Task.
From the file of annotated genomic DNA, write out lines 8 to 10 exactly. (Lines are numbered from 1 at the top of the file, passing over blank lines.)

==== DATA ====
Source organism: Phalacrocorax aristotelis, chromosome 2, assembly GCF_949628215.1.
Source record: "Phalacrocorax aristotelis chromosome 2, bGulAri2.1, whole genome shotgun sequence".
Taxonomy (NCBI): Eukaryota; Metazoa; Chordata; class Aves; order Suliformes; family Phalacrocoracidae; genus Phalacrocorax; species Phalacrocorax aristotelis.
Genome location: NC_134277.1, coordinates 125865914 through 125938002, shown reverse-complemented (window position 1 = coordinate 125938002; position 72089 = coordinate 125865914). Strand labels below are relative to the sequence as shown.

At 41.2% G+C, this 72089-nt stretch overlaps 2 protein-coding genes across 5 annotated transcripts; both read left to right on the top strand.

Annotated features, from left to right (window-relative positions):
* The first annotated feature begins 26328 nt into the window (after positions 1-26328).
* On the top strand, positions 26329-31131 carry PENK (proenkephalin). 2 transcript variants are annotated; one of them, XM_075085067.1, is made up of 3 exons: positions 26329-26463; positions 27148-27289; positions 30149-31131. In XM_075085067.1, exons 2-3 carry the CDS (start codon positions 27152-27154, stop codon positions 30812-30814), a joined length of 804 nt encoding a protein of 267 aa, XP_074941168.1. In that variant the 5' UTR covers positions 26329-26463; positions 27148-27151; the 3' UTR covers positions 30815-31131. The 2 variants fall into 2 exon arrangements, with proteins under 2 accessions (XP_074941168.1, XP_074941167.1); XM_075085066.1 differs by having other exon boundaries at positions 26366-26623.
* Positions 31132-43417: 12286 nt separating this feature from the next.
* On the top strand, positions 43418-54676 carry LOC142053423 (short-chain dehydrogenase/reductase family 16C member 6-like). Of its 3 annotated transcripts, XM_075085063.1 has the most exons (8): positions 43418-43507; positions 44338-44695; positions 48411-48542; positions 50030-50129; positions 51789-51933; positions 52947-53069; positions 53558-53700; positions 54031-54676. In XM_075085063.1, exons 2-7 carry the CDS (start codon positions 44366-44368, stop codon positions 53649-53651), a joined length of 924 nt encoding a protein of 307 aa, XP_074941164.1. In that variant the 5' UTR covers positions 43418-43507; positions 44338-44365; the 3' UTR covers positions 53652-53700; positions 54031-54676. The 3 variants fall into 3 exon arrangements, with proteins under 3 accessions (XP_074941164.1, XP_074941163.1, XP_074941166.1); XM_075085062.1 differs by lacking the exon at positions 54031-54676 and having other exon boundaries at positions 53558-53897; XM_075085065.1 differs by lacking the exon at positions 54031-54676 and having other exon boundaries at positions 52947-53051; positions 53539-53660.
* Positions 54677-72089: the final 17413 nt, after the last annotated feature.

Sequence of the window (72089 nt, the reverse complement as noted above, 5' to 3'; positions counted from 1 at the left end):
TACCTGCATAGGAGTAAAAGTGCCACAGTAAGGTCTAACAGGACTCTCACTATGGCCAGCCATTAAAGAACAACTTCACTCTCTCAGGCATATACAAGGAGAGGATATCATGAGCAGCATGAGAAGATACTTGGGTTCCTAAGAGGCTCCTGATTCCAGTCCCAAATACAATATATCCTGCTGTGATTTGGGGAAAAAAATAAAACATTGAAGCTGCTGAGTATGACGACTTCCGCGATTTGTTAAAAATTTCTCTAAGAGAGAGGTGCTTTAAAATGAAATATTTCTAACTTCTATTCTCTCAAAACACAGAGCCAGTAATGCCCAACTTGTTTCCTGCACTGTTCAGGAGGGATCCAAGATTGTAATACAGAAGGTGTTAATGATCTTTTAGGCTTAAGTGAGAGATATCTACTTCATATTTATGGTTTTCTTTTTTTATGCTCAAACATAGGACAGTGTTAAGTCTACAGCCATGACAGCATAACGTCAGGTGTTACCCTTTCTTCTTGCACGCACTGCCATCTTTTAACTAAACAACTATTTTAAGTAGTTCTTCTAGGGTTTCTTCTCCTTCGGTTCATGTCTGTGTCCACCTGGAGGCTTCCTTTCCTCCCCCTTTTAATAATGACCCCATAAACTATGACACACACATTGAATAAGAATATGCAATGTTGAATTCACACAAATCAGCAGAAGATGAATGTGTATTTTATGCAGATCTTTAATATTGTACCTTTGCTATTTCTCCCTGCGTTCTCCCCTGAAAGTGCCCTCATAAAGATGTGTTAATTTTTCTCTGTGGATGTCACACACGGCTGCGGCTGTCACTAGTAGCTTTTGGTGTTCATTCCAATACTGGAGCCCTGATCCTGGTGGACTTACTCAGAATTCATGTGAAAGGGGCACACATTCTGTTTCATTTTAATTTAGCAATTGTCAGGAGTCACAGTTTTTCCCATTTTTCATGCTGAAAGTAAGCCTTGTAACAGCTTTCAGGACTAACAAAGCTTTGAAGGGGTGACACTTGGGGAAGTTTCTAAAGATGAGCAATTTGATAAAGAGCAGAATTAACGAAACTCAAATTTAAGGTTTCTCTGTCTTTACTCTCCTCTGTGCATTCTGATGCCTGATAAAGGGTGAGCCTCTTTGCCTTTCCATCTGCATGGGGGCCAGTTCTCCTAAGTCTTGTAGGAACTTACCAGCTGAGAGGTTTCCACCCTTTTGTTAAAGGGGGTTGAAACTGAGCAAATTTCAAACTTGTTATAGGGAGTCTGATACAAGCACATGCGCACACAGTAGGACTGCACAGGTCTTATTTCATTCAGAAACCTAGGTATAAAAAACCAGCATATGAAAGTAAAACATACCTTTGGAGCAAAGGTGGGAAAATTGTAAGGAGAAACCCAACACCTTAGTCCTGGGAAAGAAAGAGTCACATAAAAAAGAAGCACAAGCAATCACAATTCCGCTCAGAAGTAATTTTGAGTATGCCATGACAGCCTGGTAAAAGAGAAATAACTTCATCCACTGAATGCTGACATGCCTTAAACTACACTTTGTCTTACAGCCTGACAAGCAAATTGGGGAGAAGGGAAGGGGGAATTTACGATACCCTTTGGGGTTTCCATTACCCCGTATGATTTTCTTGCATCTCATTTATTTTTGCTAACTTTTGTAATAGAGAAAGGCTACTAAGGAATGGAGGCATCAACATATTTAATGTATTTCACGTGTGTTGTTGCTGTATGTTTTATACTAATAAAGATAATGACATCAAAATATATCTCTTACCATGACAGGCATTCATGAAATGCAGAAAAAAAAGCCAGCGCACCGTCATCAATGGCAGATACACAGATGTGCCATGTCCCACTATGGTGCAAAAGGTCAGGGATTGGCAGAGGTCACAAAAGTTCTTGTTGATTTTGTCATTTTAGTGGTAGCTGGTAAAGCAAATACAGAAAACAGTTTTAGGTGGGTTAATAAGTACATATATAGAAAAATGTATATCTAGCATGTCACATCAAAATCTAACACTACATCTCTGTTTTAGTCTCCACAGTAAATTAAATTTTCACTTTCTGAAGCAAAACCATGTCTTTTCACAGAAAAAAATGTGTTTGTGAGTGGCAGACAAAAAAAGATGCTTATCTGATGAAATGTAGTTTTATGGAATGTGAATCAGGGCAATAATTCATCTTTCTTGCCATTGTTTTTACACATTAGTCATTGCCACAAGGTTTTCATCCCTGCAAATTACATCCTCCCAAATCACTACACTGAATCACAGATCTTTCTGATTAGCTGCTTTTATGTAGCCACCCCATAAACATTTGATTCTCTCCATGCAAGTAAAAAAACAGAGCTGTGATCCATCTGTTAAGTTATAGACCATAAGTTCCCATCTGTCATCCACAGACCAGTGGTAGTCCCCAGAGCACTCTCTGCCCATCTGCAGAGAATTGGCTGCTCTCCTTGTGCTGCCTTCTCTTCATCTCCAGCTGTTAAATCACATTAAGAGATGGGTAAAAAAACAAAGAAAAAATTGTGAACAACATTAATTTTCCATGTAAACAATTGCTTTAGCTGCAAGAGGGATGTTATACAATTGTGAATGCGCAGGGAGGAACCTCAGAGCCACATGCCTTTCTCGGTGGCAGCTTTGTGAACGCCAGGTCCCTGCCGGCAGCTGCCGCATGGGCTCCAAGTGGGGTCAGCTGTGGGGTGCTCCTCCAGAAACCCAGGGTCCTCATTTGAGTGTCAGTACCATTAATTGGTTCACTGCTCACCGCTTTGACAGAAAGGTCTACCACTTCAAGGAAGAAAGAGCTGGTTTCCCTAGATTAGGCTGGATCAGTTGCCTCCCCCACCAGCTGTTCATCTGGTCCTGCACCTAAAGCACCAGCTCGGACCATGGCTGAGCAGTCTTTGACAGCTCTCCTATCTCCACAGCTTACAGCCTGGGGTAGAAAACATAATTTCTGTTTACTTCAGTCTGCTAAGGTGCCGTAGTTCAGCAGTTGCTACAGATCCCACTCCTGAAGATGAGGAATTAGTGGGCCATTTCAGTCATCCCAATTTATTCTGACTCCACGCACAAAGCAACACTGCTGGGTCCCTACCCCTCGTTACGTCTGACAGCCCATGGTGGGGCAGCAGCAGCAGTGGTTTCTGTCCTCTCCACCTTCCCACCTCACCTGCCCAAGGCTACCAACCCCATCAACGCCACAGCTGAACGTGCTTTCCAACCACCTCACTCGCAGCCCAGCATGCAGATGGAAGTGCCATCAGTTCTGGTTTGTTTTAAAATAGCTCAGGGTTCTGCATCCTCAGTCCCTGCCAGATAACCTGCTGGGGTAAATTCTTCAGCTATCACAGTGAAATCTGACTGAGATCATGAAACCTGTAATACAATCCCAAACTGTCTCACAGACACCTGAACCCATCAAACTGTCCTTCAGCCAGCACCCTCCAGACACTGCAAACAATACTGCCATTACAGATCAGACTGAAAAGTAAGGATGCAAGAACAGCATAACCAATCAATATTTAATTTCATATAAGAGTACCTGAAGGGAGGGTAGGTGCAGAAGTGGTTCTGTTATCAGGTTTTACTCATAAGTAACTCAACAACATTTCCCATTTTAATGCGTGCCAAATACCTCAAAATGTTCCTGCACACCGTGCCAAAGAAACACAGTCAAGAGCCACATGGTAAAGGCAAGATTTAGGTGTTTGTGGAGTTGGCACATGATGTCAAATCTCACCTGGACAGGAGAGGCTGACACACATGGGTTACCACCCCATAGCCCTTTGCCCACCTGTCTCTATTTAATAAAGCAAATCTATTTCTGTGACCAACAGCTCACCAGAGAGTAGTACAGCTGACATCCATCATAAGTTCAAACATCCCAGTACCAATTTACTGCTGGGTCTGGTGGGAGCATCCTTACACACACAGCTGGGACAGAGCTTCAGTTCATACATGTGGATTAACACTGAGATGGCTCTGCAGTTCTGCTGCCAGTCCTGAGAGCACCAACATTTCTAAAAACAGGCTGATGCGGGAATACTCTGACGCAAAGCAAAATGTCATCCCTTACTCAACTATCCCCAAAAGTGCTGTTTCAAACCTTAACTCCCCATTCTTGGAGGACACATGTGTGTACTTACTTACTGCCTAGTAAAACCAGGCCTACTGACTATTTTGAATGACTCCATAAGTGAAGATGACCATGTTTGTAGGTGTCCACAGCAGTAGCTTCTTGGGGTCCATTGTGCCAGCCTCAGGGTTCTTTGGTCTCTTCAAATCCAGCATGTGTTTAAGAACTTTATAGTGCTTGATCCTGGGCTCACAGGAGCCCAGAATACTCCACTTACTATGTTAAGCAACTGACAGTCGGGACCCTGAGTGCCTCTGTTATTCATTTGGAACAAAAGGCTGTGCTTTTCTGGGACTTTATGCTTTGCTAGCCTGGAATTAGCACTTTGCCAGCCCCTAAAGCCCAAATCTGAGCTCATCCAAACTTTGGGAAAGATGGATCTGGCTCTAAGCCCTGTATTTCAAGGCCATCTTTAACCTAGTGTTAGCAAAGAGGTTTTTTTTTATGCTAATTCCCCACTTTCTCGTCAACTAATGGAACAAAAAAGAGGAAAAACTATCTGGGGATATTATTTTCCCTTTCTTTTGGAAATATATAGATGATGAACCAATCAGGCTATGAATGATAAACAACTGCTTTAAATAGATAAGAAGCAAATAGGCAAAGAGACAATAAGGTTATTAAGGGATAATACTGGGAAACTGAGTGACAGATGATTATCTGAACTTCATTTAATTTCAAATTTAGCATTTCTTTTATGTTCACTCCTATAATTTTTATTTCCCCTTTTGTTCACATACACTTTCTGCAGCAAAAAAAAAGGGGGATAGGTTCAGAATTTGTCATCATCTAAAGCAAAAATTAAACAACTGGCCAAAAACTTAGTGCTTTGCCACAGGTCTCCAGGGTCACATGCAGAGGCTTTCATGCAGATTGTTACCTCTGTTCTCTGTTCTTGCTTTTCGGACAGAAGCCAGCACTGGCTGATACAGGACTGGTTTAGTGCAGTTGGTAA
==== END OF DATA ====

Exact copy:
* On the top strand, positions 26329-31131 carry PENK (proenkephalin). 2 transcript variants are annotated; one of them, XM_075085067.1, is made up of 3 exons: positions 26329-26463; positions 27148-27289; positions 30149-31131. In XM_075085067.1, exons 2-3 carry the CDS (start codon positions 27152-27154, stop codon positions 30812-30814), a joined length of 804 nt encoding a protein of 267 aa, XP_074941168.1. In that variant the 5' UTR covers positions 26329-26463; positions 27148-27151; the 3' UTR covers positions 30815-31131. The 2 variants fall into 2 exon arrangements, with proteins under 2 accessions (XP_074941168.1, XP_074941167.1); XM_075085066.1 differs by having other exon boundaries at positions 26366-26623.
* Positions 31132-43417: 12286 nt separating this feature from the next.
* On the top strand, positions 43418-54676 carry LOC142053423 (short-chain dehydrogenase/reductase family 16C member 6-like). Of its 3 annotated transcripts, XM_075085063.1 has the most exons (8): positions 43418-43507; positions 44338-44695; positions 48411-48542; positions 50030-50129; positions 51789-51933; positions 52947-53069; positions 53558-53700; positions 54031-54676. In XM_075085063.1, exons 2-7 carry the CDS (start codon positions 44366-44368, stop codon positions 53649-53651), a joined length of 924 nt encoding a protein of 307 aa, XP_074941164.1. In that variant the 5' UTR covers positions 43418-43507; positions 44338-44365; the 3' UTR covers positions 53652-53700; positions 54031-54676. The 3 variants fall into 3 exon arrangements, with proteins under 3 accessions (XP_074941164.1, XP_074941163.1, XP_074941166.1); XM_075085062.1 differs by lacking the exon at positions 54031-54676 and having other exon boundaries at positions 53558-53897; XM_075085065.1 differs by lacking the exon at positions 54031-54676 and having other exon boundaries at positions 52947-53051; positions 53539-53660.